What’s your $1,000-an-hour Employee Doing for the Business?

2 Minutes Read

Guest post by Fred Kroin, Catapult Groups Leader

CEOs and business owners are among the most time-challenged men and women I know. More often than not, they fall into the trap of spending time doing things they shouldn’t be doing. As a result, 50-, 60- and 70-hour work weeks become routine. That’s a red flag warning, trouble is ahead. As Brad Mishlove noted in a previous Catapult Groups blog, “When all you do is work, you become tired, fuzzy-headed, and burned-out. You don’t think strategically. You’re so tactically oriented that you can’t see the forest for the trees. This is no way to run a business.”

I believe a CEO’s job should take no more than 40-45 hours a week. Why? The honest truth is, there just aren’t that many CEO-type tasks to complete. The rest is day-to-day grunt work better done by others within the organization. The challenge for business leaders is to make sure they work on those tasks only they can do for the business and delegate, delay or sometimes even ignore the rest.

The problem, of course, is that many CEOs feel no one else can do a particular job as well as they can. They rationalize by thinking that it would take too long to train someone else or they regress into their comfort zone from back when they were just starting out and did everything themselves. (That’s also when they did what they liked doing and procrastinated on everything else.)

Picture the CEO as a $1,000-an-hour employee. Shouldn’t an employee that valuable only do jobs that you’d be willing to pay $1,000 an hour for? Well, if you are currently performing tasks better suited for a $100-an-hour (or even a $10-an-hour) employee, then shame on you! This is an enormous waste of time and, like Brad said, no way to run a business.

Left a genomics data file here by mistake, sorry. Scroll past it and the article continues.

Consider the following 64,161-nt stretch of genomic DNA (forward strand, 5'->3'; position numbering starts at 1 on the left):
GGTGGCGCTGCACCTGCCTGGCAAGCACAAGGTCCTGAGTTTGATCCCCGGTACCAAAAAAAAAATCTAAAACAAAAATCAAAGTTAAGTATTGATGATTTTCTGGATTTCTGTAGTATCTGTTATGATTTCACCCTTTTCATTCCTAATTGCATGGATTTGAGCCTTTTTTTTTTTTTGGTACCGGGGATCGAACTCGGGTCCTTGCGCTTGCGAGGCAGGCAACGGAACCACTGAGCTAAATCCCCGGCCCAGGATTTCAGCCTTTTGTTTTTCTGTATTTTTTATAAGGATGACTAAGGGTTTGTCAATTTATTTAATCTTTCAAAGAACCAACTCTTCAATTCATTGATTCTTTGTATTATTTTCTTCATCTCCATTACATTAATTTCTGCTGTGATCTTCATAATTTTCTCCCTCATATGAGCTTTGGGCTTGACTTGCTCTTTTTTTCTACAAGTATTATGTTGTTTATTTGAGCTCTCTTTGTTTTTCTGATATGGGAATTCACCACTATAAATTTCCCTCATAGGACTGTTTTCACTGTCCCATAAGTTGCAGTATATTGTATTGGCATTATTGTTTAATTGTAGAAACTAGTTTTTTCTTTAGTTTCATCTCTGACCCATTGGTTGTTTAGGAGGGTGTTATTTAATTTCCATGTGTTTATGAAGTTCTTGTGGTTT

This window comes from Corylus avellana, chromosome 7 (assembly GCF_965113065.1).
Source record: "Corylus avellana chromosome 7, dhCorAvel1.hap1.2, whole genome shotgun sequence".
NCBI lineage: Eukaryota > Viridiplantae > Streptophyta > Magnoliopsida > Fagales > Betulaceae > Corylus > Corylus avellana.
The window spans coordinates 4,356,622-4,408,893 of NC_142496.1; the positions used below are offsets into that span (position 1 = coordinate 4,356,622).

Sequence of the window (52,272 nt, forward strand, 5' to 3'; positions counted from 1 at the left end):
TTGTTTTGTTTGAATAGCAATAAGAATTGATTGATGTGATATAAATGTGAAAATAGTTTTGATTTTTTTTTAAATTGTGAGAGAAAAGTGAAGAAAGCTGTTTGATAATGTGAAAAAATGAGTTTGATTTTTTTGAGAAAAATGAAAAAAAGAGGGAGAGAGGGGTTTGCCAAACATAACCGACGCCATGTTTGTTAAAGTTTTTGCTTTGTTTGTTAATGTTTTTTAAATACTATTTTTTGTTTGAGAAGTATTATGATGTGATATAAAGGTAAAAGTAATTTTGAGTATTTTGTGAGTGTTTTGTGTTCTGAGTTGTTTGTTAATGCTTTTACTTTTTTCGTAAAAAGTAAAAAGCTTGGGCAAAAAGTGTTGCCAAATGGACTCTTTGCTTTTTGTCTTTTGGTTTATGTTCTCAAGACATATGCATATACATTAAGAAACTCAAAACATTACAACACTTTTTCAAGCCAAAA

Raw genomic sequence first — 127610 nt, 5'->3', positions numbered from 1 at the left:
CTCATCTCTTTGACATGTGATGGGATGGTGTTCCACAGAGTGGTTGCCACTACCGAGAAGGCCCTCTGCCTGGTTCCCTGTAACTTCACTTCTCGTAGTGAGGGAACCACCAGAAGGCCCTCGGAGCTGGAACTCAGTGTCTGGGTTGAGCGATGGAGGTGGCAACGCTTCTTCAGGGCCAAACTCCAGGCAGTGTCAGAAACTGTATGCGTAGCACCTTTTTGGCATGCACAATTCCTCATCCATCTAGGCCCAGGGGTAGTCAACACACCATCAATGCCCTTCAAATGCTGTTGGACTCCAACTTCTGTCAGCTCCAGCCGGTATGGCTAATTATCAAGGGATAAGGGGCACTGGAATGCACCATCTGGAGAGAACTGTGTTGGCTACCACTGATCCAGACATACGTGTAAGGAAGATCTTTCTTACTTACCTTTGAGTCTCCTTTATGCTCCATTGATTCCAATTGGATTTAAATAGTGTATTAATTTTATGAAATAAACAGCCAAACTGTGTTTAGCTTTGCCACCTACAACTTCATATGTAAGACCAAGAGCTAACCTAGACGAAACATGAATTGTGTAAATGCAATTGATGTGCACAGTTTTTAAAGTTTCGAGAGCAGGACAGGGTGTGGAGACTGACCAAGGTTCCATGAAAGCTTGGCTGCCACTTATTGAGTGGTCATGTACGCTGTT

I suggest dividing up all the tasks you as the CEO or business owner might do into four categories:

  1. Those only you can and should do
  2. Those you could or should be delegating (and for which you already have someone on your team who can perform these tasks or who can be trained to perform them)
  3. Those no one else on your team is equipped to do and for which you should hire someone specifically or consider outsourcing
  4. Those that no one should be doing, tasks and activities that we allow to sidetrack us (phone calls, irrelevant emails, etc.)

Start today. Look at each task ahead of you and put it into one of these four categories. If you’ve hired talented, skilled team members, don’t be reluctant to give them important duties, so that your time is better spent refining the vision for your business and developing long-range strategies to help it grow.  That’s what a $1,000-an-hour employee should be doing.

If you’re ready to ready to join other CEOs, managers and senior-level executives in a confidential group setting—where you’ll be challenged and rewarded like never before in your professional life—we invite you to learn more about becoming a Catapult Group member today.

Brad Mishlove